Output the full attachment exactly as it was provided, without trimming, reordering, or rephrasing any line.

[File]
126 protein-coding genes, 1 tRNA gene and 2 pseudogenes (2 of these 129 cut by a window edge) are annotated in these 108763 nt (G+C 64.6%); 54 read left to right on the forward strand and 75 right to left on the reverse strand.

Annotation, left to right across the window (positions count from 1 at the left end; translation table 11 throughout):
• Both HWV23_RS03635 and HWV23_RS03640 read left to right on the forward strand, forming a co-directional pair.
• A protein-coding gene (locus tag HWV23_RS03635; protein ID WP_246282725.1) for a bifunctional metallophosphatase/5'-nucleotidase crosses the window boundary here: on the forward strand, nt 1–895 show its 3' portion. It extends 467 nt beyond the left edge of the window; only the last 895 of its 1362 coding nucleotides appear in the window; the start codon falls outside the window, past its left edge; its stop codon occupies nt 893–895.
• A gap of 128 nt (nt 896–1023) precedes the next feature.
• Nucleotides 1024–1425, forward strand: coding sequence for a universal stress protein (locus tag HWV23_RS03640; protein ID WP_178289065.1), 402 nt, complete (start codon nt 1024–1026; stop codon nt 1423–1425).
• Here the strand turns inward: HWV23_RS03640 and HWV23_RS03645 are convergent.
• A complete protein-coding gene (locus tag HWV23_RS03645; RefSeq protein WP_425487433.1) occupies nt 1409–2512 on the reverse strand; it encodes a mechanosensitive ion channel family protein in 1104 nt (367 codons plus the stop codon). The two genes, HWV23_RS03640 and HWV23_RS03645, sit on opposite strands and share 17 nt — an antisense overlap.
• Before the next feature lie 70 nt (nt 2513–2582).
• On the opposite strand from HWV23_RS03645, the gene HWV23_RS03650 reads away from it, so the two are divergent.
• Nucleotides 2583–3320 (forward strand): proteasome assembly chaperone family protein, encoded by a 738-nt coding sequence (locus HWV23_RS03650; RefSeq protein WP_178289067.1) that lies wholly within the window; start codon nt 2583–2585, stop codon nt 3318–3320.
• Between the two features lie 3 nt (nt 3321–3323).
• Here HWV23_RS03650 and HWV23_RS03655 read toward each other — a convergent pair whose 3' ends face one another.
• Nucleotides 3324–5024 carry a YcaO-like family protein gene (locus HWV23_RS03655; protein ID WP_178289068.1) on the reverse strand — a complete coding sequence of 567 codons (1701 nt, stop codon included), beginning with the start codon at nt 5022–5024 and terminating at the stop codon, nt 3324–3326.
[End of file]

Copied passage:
126 protein-coding genes, 1 tRNA gene and 2 pseudogenes (2 of these 129 cut by a window edge) are annotated in these 108763 nt (G+C 64.6%); 54 read left to right on the forward strand and 75 right to left on the reverse strand.

Annotation, left to right across the window (positions count from 1 at the left end; translation table 11 throughout):
• Both HWV23_RS03635 and HWV23_RS03640 read left to right on the forward strand, forming a co-directional pair.
• A protein-coding gene (locus tag HWV23_RS03635; protein ID WP_246282725.1) for a bifunctional metallophosphatase/5'-nucleotidase crosses the window boundary here: on the forward strand, nt 1–895 show its 3' portion. It extends 467 nt beyond the left edge of the window; only the last 895 of its 1362 coding nucleotides appear in the window; the start codon falls outside the window, past its left edge; its stop codon occupies nt 893–895.
• A gap of 128 nt (nt 896–1023) precedes the next feature.
• Nucleotides 1024–1425, forward strand: coding sequence for a universal stress protein (locus tag HWV23_RS03640; protein ID WP_178289065.1), 402 nt, complete (start codon nt 1024–1026; stop codon nt 1423–1425).
• Here the strand turns inward: HWV23_RS03640 and HWV23_RS03645 are convergent.
• A complete protein-coding gene (locus tag HWV23_RS03645; RefSeq protein WP_425487433.1) occupies nt 1409–2512 on the reverse strand; it encodes a mechanosensitive ion channel family protein in 1104 nt (367 codons plus the stop codon). The two genes, HWV23_RS03640 and HWV23_RS03645, sit on opposite strands and share 17 nt — an antisense overlap.
• Before the next feature lie 70 nt (nt 2513–2582).
• On the opposite strand from HWV23_RS03645, the gene HWV23_RS03650 reads away from it, so the two are divergent.
• Nucleotides 2583–3320 (forward strand): proteasome assembly chaperone family protein, encoded by a 738-nt coding sequence (locus HWV23_RS03650; RefSeq protein WP_178289067.1) that lies wholly within the window; start codon nt 2583–2585, stop codon nt 3318–3320.
• Between the two features lie 3 nt (nt 3321–3323).
• Here HWV23_RS03650 and HWV23_RS03655 read toward each other — a convergent pair whose 3' ends face one another.
• Nucleotides 3324–5024 carry a YcaO-like family protein gene (locus HWV23_RS03655; protein ID WP_178289068.1) on the reverse strand — a complete coding sequence of 567 codons (1701 nt, stop codon included), beginning with the start codon at nt 5022–5024 and terminating at the stop codon, nt 3324–3326.